‘Crackberries’ and the Bumpy Road to Highway Safety in New York

December 15, 2011

An article in today’s New York Times discusses recent findings by the National Transportation Safety Board (NTSB) on the dangers inherent in cell phone use by drivers. According to the article, these findings reflect a growing consensus: cell phone use including talking, texting, reading emails, playing Angry Birds, is not only dangerous, it’s compulsive - an addiction. In that article we read for the first time that smart phones are sometimes referred to as ‘crackberries’.

Having in mind, no doubt, the enormous success of America’s 40-year war on drugs, the NTSB has recommended a similar war against in-transit connectivity: banning the use of all electronic devices while driving.

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Banning cell phone use entirely is certainly further than New York has gone, although the state has imposed some strict limitations on it, as we’ll see below.

For instance, texting while driving is forbidden by Vehicle and Traffic Law Section 1225-d. In fact, texting isn’t all that’s forbidden under this statute, which states that “no person shall operate a motor vehicle while using any portable electronic device while such vehicle is in motion.” ‘Using’ includes “holding a portable electronic device while viewing, taking or transmitting images, playing games, or composing, sending, reading, viewing, accessing, browsing, transmitting, saving or retrieving e-mail, text messages, or other electronic data.” A violation carries two points.

Using a cell phone while driving is also forbidden, as a general rule. Vehicle and Traffic Law Section 1225-c reads: “no person shall operate a motor vehicle upon a public highway while using a mobile telephone to engage in a call while such vehicle is in motion.” And while it is legal to fan yourself with your phone while driving, or to use it as a baton to keep time with any music you might be listening to on your travels, the legislature has found a way to discourage that as well. According to Section 1225-c,

An operator of a motor vehicle who holds a mobile telephone to, or in the immediate proximity of his or her ear while such vehicle is in motion is presumed to be engaging in a call within the meaning of this section.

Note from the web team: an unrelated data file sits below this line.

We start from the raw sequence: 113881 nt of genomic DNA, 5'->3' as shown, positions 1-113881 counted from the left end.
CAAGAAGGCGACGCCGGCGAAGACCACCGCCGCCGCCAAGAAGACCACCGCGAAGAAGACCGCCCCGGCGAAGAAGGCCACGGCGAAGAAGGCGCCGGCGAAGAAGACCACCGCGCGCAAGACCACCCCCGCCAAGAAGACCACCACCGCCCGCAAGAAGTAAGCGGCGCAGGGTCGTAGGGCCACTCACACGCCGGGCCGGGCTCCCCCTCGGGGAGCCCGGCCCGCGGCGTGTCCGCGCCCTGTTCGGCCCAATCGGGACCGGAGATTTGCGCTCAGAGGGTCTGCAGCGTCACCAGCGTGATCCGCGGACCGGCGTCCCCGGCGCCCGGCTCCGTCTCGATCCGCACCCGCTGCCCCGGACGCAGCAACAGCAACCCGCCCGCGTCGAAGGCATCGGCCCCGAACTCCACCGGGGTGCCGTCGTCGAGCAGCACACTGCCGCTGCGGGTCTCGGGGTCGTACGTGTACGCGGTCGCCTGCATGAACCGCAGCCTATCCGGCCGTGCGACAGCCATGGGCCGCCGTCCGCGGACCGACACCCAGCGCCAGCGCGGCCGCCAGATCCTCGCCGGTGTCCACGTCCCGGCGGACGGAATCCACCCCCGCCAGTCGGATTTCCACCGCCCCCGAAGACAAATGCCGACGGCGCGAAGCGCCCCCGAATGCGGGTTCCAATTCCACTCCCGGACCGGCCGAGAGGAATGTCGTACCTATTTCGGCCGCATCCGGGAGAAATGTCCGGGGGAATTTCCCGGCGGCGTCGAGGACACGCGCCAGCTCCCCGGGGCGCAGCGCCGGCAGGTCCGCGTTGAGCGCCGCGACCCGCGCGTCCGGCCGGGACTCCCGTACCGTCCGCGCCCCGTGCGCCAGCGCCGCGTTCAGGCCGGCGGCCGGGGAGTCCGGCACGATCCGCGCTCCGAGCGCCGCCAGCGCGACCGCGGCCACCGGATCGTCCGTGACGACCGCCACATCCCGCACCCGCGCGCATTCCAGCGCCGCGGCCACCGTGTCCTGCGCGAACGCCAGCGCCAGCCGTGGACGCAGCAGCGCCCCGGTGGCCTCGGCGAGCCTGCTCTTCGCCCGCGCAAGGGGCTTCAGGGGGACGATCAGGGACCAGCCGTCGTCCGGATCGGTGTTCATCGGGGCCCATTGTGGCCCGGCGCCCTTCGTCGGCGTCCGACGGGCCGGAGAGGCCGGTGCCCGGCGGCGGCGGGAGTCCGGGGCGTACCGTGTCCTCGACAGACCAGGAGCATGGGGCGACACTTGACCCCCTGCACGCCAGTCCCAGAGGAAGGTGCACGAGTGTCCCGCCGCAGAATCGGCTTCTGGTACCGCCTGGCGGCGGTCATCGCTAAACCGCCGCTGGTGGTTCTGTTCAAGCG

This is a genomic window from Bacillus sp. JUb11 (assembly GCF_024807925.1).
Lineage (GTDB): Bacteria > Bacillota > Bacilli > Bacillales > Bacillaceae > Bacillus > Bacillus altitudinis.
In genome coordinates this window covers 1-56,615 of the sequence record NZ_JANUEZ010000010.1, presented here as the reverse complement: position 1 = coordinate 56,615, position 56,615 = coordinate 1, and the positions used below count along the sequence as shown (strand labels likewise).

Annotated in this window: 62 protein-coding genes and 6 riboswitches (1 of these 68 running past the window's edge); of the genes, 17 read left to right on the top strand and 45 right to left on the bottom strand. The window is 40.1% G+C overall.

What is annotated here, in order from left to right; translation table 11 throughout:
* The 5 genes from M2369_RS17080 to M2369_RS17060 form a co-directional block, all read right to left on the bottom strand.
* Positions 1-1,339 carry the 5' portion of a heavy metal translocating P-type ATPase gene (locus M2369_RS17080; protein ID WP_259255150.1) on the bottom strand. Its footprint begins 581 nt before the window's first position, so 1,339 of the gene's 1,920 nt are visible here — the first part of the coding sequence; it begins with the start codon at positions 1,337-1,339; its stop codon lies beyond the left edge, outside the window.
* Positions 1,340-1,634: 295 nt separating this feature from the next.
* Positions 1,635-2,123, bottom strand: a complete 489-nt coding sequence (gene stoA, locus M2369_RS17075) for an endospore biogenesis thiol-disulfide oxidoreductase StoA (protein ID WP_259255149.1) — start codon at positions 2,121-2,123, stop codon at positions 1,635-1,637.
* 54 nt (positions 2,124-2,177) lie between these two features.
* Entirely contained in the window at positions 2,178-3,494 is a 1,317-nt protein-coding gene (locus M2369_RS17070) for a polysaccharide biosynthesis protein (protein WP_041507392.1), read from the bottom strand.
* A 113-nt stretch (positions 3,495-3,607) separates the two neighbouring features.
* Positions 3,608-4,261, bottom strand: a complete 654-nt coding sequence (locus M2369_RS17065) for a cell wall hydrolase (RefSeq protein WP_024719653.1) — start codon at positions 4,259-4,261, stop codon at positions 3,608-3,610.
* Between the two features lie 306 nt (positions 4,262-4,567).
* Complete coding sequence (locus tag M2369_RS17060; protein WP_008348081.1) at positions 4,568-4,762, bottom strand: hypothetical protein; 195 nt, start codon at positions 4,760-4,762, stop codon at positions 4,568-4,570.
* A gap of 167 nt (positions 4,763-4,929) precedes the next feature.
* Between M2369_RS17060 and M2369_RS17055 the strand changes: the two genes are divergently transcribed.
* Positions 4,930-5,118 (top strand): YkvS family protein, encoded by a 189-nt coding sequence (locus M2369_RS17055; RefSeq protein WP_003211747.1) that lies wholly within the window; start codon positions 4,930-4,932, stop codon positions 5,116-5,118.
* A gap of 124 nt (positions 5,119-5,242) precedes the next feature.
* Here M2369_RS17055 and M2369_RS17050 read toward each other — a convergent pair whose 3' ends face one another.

What is ‘immediate proximity’?

‘Immediate proximity’ shall mean that distance as permits the operator of a mobile telephone to hear telecommunications transmitted over such mobile telephone, but shall not require physical contact with such operator’s ear.

So be warned - if you’re waving a phone around anywhere near your head, you’re liable to get a ticket. Since February 16, 2011, this has been a two-point violation.

There are exceptions to the general rule, however: emergency calls are allowed, as is “the use of a hands-free mobile telephone.” In case you’re wondering, a ‘Hands-free mobile telephone’, under the statute,

shall mean a mobile telephone that has an internal feature or function, or that is equipped with an attachment or addition, whether or not permanently part of such mobile telephone, by which a user engages in a call without the use of either hand….

But how do you make a call without using your hands? How do you pick up a call, ditto? The average chin is too large to press a cell phone button. Don’t worry, the legislature’s got you covered. ‘Hands free’ is ‘hands free’ “whether or not the use of either hand is necessary to activate, deactivate or initiate a function of such telephone.”

The bottom line is that the current state of New York’s law seems to us to be sensible and proper; it goes about as far as it’s reasonable to go, and it very much remains to be seen whether a blanket ban like that proposed by the NTSB would make the world much safer.

An insurers’ group has already said that cell phone bans don’t reduce the incidence of accidents. Furthermore, no law appears to cover the application of makeup (if accomplished without a portable electronic device) or driving down the highway with an actual newspaper spread out across the steering wheel, both of which behaviors we’ve seen with our own eyes. Nor does it cover playing a game of magnetic chess on the between-the-seats console (reliable sources tell us this happens). And it will never (we predict) be able to prevent drivers from waving their arms in the course of vehement conversations with passengers; turning to look those passengers in the eye while making a point; or brooding at the wheel about their personal problems.

Drivers routinely ignore laws that are already on the books (we’re looking right at you, reader); states won’t - and can’t - outlaw equally dangerous behavior, including ‘wool-gathering’ by people with personal problems; and creating stiffer laws that people won’t - and can’t - follow just won’t help anything.

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